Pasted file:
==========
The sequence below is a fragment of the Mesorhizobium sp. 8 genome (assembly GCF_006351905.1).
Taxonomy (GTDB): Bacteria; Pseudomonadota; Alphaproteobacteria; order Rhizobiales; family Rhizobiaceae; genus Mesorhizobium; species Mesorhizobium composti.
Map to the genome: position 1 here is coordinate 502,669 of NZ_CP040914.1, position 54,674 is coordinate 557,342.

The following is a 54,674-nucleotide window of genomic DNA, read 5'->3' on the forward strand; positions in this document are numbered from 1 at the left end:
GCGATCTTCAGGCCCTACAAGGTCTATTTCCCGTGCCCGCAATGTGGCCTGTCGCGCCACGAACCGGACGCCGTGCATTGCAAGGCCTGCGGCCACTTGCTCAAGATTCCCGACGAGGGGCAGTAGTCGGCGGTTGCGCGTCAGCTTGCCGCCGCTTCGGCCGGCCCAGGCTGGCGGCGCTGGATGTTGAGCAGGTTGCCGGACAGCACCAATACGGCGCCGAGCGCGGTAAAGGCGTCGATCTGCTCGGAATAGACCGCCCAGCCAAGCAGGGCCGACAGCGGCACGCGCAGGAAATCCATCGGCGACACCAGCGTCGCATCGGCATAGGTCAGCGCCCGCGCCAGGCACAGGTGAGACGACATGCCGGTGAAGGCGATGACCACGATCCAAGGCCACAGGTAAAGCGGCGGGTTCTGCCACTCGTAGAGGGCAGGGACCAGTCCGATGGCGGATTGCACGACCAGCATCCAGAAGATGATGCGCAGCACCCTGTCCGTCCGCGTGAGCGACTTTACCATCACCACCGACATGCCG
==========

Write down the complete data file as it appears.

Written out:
The sequence below is a fragment of the Mesorhizobium sp. 8 genome (assembly GCF_006351905.1).
Taxonomy (GTDB): Bacteria; Pseudomonadota; Alphaproteobacteria; order Rhizobiales; family Rhizobiaceae; genus Mesorhizobium; species Mesorhizobium composti.
Map to the genome: position 1 here is coordinate 502,669 of NZ_CP040914.1, position 54,674 is coordinate 557,342.

The following is a 54,674-nucleotide window of genomic DNA, read 5'->3' on the forward strand; positions in this document are numbered from 1 at the left end:
GCGATCTTCAGGCCCTACAAGGTCTATTTCCCGTGCCCGCAATGTGGCCTGTCGCGCCACGAACCGGACGCCGTGCATTGCAAGGCCTGCGGCCACTTGCTCAAGATTCCCGACGAGGGGCAGTAGTCGGCGGTTGCGCGTCAGCTTGCCGCCGCTTCGGCCGGCCCAGGCTGGCGGCGCTGGATGTTGAGCAGGTTGCCGGACAGCACCAATACGGCGCCGAGCGCGGTAAAGGCGTCGATCTGCTCGGAATAGACCGCCCAGCCAAGCAGGGCCGACAGCGGCACGCGCAGGAAATCCATCGGCGACACCAGCGTCGCATCGGCATAGGTCAGCGCCCGCGCCAGGCACAGGTGAGACGACATGCCGGTGAAGGCGATGACCACGATCCAAGGCCACAGGTAAAGCGGCGGGTTCTGCCACTCGTAGAGGGCAGGGACCAGTCCGATGGCGGATTGCACGACCAGCATCCAGAAGATGATGCGCAGCACCCTGTCCGTCCGCGTGAGCGACTTTACCATCACCACCGACATGCCG